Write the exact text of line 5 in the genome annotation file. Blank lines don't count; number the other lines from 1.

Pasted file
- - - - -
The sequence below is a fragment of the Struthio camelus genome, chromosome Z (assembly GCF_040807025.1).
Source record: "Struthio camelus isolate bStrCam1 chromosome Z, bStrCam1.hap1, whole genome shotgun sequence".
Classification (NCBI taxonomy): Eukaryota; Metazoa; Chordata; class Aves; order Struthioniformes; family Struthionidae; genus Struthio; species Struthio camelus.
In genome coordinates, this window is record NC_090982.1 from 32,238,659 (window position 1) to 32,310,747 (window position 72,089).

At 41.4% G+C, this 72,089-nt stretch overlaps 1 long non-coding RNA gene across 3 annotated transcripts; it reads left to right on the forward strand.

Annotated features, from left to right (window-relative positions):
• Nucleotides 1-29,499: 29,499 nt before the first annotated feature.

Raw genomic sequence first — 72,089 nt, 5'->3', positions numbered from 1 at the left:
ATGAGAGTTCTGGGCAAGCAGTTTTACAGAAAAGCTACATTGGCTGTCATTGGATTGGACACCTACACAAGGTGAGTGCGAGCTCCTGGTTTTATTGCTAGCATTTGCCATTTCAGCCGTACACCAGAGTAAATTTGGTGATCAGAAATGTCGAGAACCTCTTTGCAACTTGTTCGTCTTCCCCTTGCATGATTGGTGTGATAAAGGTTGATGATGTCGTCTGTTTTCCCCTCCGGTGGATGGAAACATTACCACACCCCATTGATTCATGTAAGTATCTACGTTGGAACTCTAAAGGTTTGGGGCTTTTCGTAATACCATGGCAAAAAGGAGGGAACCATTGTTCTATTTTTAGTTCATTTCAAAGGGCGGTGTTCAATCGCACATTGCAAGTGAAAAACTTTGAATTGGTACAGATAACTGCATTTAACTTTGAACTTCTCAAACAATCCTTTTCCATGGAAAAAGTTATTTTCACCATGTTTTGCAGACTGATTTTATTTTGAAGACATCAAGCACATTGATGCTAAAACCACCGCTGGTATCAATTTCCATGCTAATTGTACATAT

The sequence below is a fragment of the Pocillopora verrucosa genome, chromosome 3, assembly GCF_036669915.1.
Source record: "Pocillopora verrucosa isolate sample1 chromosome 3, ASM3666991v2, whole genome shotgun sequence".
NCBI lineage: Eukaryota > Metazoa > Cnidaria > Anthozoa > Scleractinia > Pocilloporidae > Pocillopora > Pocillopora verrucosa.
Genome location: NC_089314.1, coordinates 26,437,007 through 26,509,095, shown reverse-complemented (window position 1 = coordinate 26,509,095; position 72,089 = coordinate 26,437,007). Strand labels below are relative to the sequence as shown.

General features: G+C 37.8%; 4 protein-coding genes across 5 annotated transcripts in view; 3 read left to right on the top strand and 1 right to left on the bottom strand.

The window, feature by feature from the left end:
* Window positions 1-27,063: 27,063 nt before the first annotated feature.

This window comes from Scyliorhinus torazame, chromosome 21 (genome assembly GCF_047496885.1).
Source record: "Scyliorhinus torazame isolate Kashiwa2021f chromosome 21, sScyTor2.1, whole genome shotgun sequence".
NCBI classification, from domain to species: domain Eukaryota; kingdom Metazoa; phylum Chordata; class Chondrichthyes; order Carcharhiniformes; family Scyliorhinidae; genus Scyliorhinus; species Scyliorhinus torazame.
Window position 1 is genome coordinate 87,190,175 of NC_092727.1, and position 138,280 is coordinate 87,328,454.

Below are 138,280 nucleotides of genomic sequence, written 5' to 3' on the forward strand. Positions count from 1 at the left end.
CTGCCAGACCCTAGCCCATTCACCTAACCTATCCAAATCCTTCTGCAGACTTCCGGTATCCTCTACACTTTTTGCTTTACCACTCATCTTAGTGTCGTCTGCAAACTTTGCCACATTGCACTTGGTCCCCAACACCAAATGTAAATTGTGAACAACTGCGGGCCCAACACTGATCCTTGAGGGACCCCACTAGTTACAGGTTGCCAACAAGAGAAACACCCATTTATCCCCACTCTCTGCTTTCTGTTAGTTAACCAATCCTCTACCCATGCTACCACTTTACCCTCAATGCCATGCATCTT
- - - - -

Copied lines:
At 41.4% G+C, this 72,089-nt stretch overlaps 1 long non-coding RNA gene across 3 annotated transcripts; it reads left to right on the forward strand.